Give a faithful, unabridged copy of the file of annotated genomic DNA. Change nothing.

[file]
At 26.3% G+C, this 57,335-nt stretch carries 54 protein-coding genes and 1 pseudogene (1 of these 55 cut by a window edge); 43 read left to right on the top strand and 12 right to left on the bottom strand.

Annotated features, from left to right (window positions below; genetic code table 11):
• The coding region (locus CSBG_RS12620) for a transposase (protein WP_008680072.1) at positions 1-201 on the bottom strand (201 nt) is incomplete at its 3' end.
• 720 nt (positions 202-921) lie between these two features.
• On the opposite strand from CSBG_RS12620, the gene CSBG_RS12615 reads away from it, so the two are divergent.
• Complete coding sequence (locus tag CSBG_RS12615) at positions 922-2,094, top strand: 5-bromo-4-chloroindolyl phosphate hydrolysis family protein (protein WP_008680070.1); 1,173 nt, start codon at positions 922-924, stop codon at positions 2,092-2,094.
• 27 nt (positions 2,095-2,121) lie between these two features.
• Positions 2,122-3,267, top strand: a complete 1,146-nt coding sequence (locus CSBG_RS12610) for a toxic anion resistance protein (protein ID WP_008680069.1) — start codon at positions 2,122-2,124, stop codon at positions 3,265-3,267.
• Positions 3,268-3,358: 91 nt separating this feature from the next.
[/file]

At 26.3% G+C, this 57,335-nt stretch carries 54 protein-coding genes and 1 pseudogene (1 of these 55 cut by a window edge); 43 read left to right on the top strand and 12 right to left on the bottom strand.

Annotated features, from left to right (window positions below; genetic code table 11):
• The coding region (locus CSBG_RS12620) for a transposase (protein WP_008680072.1) at positions 1-201 on the bottom strand (201 nt) is incomplete at its 3' end.
• 720 nt (positions 202-921) lie between these two features.
• On the opposite strand from CSBG_RS12620, the gene CSBG_RS12615 reads away from it, so the two are divergent.
• Complete coding sequence (locus tag CSBG_RS12615) at positions 922-2,094, top strand: 5-bromo-4-chloroindolyl phosphate hydrolysis family protein (protein WP_008680070.1); 1,173 nt, start codon at positions 922-924, stop codon at positions 2,092-2,094.
• 27 nt (positions 2,095-2,121) lie between these two features.
• Positions 2,122-3,267, top strand: a complete 1,146-nt coding sequence (locus CSBG_RS12610) for a toxic anion resistance protein (protein ID WP_008680069.1) — start codon at positions 2,122-2,124, stop codon at positions 3,265-3,267.
• Positions 3,268-3,358: 91 nt separating this feature from the next.